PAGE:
Savannah Vargas said she was in her late teens when she met, and ultimately fell for, a guy she thought she could spend the rest of her life with.

It didn’t take long for the relationship to become volatile, however, as she said this man whom she thought loved her became controlling and abusive. After moving away from her family in Lompoc to live with this man on the other side of the country, Vargas said she finally reached a point where she knew she had to leave the relationship.

After expressing her desire to her now ex-boyfriend, she said she was made to feel like a “hostage” and ended up holed up in a hotel while her family worked to bring her back home.

“If it wasn’t for my family I don’t know if I would be standing here today telling you my story,” she said.

Vargas shared her deeply personal history in front of a group of about 50 community members Thursday evening at Lompoc’s Centennial Park. Her tale of survival was among several emotional facets — some somber, some uplifting — of the 30th annual Domestic Violence Awareness Vigil put on by several area agencies.

“We don’t hear about the support women get from their families; we just usually hear about the negatives,” Vargas said from in front of the park’s gazebo as the sun set to her right. “I’m forever thankful for my family and knowing that they did everything they could to possibly help me, no matter the cost or the effort.”

Vargas concluded her remarks with a message to anyone who may be going through something similar to what she endured.

“All you ladies or young women who are just now realizing that you are or may be in an abusive relationship — whether it’s physical, emotional, verbal, financial, or even mental — don’t ignore the red flags,” she said. “Don’t assume it’s going to get better or that it’s going to go away. Don’t be afraid to speak up for yourself or even others and get help.

"Helping and taking care of each other is the most important thing in these kinds of situations," she added. "Your life is way too special to have a man tearing you down and belittling you as his object.”

The event also included remarks from activist and former Lompoc mayor Joyce Howerton, and Steve Foley, a senior deputy district attorney with the Santa Barbara County District Attorney’s Office, and poetry readings from members of Lompoc High School’s Brave Women Club.

Additionally, 11 participants read brief bios of women from the area who were suspected of having been killed by abusive partners; members of the Lompoc High cheer dance team performed a dance routine; artist Kaitlyn Chui performed a song; and almost all of the attendees joined together for a candlelit walk up and back down a couple blocks of H Street.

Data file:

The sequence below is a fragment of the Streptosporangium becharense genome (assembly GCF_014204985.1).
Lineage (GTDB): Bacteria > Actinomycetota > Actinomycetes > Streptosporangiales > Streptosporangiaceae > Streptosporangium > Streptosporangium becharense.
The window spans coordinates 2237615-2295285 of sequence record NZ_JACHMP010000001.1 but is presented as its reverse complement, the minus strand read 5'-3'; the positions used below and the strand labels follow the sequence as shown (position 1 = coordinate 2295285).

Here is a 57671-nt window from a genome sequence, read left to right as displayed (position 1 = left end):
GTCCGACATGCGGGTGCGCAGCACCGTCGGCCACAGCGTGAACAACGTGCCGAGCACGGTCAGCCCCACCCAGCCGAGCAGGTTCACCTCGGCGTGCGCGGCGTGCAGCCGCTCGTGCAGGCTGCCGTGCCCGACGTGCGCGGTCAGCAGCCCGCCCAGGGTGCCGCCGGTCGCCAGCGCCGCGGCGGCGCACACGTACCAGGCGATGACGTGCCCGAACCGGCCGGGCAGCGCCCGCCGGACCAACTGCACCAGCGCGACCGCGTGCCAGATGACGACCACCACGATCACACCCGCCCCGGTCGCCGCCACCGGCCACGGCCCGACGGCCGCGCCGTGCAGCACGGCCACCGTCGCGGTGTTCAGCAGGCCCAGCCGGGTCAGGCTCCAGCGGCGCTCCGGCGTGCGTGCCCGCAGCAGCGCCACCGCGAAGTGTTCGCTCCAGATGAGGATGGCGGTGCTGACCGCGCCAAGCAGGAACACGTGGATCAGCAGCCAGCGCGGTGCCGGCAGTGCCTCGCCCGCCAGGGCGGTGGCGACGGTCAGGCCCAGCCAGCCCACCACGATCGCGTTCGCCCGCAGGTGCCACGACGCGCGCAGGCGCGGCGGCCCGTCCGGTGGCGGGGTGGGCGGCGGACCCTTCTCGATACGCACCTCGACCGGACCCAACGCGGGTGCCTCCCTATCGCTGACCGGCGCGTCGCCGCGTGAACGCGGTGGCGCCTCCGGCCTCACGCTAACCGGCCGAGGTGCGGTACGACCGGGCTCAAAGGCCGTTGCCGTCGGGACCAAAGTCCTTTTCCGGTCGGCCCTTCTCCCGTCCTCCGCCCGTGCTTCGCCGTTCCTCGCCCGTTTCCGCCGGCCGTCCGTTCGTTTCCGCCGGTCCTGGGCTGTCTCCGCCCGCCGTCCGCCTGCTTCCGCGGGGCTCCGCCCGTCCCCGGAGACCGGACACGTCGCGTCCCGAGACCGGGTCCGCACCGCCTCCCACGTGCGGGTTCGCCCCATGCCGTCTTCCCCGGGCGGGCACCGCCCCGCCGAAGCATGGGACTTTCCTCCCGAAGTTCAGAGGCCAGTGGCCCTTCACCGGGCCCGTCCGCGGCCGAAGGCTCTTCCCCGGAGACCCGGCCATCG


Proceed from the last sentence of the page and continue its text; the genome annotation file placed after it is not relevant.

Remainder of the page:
Foley, referencing the recent shooting in Las Vegas, noted that the popular mantra of “if you see something, say something” has continued to be a “battle cry for America, and the world, right now as we face the aftermath of another targeted mass killing.”

He said that the slogan has seemingly worked well to bring domestic violence calls down from the levels of the 1990s, but noted that they have again been rising over the last few years.

He said that sometimes it can be hard to see something happening in private, so people must look for the signs.

Get news headlines sent daily to your inbox

“We must continue to try to bring what happens behind closed doors out into the public for all to see,” he said. “It’s our responsibility to take away that stigma and that shame of being a domestic violence victim. Survivors of domestic violence need to know their lives will improve and their lives will not end if they report the crime. By that same token, if we treat abusers as unredeemable, then they too will take their violence and push it even further underground.”

Thursday’s event was the first of three scheduled to be held around the county this month, which is recognized nationally as Domestic Violence Awareness Month.

The next event is scheduled for Oct. 19 at the Paseo Nuevo Mall in Santa Barbara. That event will begin with a community resource fair at 4 p.m., a vigil at 6 p.m. and a memorial walk at 6:30 p.m.

The third ceremony will take place Oct. 26 at the Ethel Pope Auditorium at Santa Maria High School. That event will begin with a memorial walk, starting at City Hall, at 6 p.m. and a vigil at 6:30 p.m.

Among the organizing agencies for the vigils is the county District Attorney’s Office, the Victim Witness Program, the Lompoc Police Department, the North County Rape Crisis and Child Protection Center, the Legal Aid Foundation of Santa Barbara County, and Domestic Violence Solutions.

Howerton opened her remarks Thursday by recalling how she has been involved in the fight to curtail domestic violence for several decades. She said she was hopeful that education events like these vigils would lead to a future where “we can say, ‘Remember when we had to worry about domestic violence? Remember when we had to have vigils to remember the people that were victims and to empower the people that are survivors? Remember that?’

“I just hope I’m around to remember that,” she said.

Willis Jacobson covers the city of Lompoc for Lee Central Coast Newspapers. Follow him on Twitter @WJacobsonLR.